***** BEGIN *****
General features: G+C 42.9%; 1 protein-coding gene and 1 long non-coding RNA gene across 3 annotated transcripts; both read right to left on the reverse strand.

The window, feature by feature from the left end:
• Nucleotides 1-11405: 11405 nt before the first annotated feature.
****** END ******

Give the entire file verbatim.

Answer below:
General features: G+C 42.9%; 1 protein-coding gene and 1 long non-coding RNA gene across 3 annotated transcripts; both read right to left on the reverse strand.

The window, feature by feature from the left end:
• Nucleotides 1-11405: 11405 nt before the first annotated feature.